This old classic barn is on the north side of the highway as you leave Wilson and just before you start the climb. I removed a couple of telephone lines that run across the barn when photographing from the road. I removed them quickly in Photoshop with the Content Aware clone tool.
There are several overlooks, turnouts, and trails. This little terraced creek was taken just off the road at one of the turnouts about half way up. As you near the top, there are three or four pullouts that offer vista views of the valley below. Morning sunrises are probably wonderful, and it might be a good spot to photograph above the fog in the mornings. It’s on my “to do” list! Wildflowers are common alongside the roads most of the Spring, Summer, and early Fall.
Fall Creek Road to Redtop Meadows
Go to Wilson, then turn South and follow the mountain road to Redtop Meadows. You’ll be traveling alongside some of the spring creeks that feed Fish Creek before it dumps into the Snake River. There are several side roads that take you back into Bridger-Teton National Forest, including Mosquito Creek. Mosquito Creek also feeds into the Snake. There are lots of expensive houses and parcels along the drive, but you can pick and choose to find some nice shots along the way.
Munger Mountain is on the East side of the road and visible from about anywhere south of Jackson. There are hiking trails that can take you to the top if you are up for it. Watch for deer, elk, owls, and eagles.
Mosquito Creek Road heads West off Fall Creek Road. I considered including it with the Fall Creek section, but it is a place you could easily spend hours. The Native Americans and Mountain Men followed Mosquito Creek to cross the pass into Idaho. Compared to the Teton Pass Road, this has a much more gentle and even pitch. The road is gravel and rock based so it can be traveled even with a recent rain. There are a few pot holes, but not too bad. It might be easy to say the road is “rough”, but I see quite a few cars going up and down it with no problems. The road winds its way west for about two miles before crossing the creek. Up until that point, the stream below seems dark and tight. Once you cross the stream, the valley opens up some.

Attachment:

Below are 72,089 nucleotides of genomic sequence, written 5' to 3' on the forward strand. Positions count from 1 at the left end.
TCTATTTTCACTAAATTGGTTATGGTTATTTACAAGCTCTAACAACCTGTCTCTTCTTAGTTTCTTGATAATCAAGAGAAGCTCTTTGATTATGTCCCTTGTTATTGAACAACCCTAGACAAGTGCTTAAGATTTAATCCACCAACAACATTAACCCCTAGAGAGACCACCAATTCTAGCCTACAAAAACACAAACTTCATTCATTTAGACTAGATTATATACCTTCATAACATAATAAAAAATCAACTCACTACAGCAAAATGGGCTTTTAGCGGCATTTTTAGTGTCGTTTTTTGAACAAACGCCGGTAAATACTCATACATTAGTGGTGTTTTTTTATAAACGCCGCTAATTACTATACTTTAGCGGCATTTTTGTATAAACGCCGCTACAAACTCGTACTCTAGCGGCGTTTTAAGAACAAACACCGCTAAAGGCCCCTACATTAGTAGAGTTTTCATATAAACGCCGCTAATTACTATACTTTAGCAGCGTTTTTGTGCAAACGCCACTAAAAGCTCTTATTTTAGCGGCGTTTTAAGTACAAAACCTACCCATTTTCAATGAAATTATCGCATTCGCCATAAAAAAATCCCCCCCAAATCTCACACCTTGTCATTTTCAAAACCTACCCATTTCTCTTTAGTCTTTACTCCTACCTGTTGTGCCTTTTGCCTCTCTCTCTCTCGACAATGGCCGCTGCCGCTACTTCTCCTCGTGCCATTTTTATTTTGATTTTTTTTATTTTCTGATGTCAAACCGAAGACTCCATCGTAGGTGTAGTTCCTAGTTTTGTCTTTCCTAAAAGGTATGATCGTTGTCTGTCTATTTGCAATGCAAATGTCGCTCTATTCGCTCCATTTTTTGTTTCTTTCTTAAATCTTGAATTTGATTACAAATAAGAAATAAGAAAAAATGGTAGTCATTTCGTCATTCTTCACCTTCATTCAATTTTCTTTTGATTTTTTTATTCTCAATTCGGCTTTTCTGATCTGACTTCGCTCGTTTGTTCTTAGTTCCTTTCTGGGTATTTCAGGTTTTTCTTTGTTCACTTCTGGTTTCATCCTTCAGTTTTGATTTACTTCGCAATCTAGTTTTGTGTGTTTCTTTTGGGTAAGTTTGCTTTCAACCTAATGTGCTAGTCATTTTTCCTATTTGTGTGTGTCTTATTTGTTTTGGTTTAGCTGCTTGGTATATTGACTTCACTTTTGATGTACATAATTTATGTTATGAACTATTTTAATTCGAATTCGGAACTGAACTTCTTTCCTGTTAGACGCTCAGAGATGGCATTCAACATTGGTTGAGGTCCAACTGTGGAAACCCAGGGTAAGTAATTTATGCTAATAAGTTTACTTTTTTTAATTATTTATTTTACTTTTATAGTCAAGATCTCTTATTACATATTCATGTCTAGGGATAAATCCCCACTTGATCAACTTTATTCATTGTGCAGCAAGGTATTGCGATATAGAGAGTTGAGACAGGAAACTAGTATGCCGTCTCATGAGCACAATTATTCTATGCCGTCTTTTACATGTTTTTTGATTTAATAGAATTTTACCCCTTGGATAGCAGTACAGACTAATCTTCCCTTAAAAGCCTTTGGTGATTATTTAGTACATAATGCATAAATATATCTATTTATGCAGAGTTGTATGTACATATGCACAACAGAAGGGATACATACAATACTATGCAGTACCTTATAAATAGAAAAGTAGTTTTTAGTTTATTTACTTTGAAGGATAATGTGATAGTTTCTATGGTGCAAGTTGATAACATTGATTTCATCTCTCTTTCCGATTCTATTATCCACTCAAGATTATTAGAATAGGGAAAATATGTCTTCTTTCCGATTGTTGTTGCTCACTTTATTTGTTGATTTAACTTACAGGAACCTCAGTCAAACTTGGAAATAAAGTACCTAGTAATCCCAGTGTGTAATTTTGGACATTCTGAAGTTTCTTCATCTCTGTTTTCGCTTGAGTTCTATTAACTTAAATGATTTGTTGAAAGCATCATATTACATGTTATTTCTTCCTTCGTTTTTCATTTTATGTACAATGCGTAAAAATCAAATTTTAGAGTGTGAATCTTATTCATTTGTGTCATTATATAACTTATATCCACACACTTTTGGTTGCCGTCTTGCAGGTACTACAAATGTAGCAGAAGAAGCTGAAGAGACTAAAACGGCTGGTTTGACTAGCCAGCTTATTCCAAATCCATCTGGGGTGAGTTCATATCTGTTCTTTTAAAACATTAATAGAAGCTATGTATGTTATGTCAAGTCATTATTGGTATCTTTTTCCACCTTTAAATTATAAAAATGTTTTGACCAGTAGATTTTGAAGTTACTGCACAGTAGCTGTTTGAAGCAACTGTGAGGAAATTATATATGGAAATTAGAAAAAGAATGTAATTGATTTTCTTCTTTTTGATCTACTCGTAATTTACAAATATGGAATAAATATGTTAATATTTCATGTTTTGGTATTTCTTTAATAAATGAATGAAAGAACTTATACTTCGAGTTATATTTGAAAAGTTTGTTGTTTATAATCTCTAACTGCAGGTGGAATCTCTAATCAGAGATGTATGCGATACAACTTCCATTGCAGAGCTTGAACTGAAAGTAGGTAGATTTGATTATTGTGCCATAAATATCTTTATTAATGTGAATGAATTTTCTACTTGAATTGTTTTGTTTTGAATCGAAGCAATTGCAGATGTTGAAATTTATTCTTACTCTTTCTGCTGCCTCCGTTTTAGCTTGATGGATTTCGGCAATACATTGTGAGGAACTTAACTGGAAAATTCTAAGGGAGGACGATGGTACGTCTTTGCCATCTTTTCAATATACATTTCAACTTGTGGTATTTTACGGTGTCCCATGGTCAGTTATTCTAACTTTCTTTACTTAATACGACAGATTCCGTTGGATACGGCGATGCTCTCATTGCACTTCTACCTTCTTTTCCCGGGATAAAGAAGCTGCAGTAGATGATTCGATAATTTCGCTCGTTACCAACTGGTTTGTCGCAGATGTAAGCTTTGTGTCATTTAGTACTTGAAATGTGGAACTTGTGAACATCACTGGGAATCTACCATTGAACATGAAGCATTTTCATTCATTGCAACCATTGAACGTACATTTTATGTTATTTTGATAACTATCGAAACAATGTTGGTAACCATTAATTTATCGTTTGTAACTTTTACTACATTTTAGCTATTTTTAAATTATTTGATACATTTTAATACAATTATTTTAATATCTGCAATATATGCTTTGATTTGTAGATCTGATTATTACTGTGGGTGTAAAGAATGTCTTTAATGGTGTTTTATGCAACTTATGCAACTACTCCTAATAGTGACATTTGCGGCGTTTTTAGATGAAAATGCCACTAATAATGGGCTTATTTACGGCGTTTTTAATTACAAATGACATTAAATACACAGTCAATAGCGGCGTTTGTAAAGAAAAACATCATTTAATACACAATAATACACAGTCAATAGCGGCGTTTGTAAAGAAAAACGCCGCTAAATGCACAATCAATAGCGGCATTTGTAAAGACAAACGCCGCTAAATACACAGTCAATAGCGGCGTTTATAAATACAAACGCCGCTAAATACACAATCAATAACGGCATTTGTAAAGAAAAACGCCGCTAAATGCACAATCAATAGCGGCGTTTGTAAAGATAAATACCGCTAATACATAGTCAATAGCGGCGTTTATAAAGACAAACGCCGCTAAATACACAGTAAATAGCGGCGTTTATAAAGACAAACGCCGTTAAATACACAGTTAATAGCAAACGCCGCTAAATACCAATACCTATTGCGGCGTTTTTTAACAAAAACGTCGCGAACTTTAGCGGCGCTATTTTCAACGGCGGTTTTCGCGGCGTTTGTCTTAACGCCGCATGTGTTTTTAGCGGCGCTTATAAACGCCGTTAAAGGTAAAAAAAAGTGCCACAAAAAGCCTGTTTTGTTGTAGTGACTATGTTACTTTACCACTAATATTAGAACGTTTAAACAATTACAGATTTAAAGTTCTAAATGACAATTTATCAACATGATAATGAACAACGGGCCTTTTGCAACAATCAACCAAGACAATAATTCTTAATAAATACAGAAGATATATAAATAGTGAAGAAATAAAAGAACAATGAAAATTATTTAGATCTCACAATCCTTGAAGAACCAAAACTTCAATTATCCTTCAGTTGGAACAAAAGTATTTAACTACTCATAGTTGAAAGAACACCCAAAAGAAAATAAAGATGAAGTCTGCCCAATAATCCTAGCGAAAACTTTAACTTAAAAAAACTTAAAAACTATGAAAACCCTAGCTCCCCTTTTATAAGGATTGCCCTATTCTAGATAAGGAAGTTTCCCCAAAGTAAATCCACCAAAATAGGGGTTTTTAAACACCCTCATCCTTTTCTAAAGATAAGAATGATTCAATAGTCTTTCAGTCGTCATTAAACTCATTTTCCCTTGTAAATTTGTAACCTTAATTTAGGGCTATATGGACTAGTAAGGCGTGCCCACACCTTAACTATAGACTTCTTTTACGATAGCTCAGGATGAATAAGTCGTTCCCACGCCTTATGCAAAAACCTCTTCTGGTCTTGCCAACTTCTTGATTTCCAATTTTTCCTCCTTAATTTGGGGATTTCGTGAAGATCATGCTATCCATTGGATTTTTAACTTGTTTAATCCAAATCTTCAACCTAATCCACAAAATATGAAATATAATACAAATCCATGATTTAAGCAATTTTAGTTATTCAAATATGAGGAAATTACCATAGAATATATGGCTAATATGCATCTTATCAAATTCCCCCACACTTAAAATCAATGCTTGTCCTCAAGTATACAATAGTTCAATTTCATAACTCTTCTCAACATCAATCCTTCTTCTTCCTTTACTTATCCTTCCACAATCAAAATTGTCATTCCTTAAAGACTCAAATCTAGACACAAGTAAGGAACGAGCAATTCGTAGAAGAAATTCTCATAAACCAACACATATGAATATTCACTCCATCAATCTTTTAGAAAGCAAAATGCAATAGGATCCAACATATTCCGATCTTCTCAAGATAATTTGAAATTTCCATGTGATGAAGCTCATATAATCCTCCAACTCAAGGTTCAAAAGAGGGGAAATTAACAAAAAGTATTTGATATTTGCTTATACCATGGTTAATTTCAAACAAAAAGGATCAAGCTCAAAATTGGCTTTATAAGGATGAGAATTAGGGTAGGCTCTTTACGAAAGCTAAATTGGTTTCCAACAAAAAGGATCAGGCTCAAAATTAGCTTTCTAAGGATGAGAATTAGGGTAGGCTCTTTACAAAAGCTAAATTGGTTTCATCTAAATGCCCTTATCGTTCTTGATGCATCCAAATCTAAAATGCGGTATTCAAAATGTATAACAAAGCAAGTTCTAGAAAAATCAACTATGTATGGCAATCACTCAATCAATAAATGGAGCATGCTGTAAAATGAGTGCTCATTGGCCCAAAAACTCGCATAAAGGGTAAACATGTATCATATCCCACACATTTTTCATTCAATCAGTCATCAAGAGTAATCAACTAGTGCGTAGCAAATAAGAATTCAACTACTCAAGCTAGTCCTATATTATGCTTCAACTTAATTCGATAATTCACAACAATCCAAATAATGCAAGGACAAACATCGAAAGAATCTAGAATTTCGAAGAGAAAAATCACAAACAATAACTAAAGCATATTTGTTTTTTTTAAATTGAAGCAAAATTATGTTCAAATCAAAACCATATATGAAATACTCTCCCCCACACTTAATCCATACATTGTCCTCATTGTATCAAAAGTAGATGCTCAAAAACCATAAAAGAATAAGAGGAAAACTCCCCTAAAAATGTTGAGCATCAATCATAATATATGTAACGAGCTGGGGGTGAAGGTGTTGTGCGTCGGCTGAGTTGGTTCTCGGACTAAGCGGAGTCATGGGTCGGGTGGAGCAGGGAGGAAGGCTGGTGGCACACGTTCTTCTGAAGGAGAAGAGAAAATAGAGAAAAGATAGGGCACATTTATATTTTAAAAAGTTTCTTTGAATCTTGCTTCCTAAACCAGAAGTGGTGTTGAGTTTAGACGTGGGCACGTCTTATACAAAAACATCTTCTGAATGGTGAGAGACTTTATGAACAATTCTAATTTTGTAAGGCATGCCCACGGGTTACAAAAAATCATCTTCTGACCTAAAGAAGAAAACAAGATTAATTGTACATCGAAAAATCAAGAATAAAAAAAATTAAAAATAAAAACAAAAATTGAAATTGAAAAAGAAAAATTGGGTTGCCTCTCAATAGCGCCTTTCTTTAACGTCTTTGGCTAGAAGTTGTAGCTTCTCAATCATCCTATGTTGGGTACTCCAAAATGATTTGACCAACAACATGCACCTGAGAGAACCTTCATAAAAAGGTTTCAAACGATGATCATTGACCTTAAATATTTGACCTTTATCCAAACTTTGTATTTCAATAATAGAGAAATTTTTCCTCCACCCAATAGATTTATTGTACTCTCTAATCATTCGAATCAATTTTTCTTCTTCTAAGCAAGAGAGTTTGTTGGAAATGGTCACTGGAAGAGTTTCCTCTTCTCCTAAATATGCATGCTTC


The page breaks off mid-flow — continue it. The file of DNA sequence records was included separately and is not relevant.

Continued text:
The little creek tumbles its way down the mountain. Just pick a spot you like and shoot away! There are many like this one to choose from. I pulled back some to get the fall foliage, but I also like to move in close or use a telephoto lens to isolate interesting areas. A tripod and longer exposure will let you get the velvety flowing water. This photo was taken for 1/2 second at F/22. I’ve never fished it, but it looks like it could be interesting fly fishing. In the zone below the little bridge and down to the main road, there are numerous small beaver ponds and deeper looking pools which are probably full of brook trout.
There was a big fire in some areas of Mosquito Creek a few years ago. Some of the snags are still standing. They can help create some very interesting compositions and photographic opportunities when juxtaposed against healthy forests. Stands of Aspens and Spruce trees create some interesting mosaic patterns in the hillsides. This is also a good area for wildflowers in the summer. Lupines and Indian Paintbrush can often be found growing side by side or intermixed. Watch for deer, elk, and about all of the raptors. I’ve never done it, but someday I plan on driving the road all the way to the end.
In case you are wondering, Fish Creek runs near the road when going south out of Wilson. Eventually, you climb the hill to get to Redtop Meadows. The asphalt ends just past the Redtop Meadows subdivision. Once you start dropping down the hill, another small mountain stream starts showing up on the right side of the road. Fall Creek has fish in it! I’ve caught a few of them, but I recall most of them being fairly small. There might be big ones mixed in. Much of it is on Forest Service property, so you can fish with a current Wyoming license. People drive the dirt road on south all the way to the highway south of Astoria Hot Springs. It is fairly rough, full of potholes and muddy after a rain. I drove it today, but didn’t see that much I might have wanted to photograph. Fall Creek crosses the road and goes out of sight to the east. When back on the highway, you can see it cascading out of a little valley. There are two small waterfalls, both on private property. Long ago, one of the two falls was used in the movie “The Pursuit of DB Cooper“. Now, a house is built almost on top of it.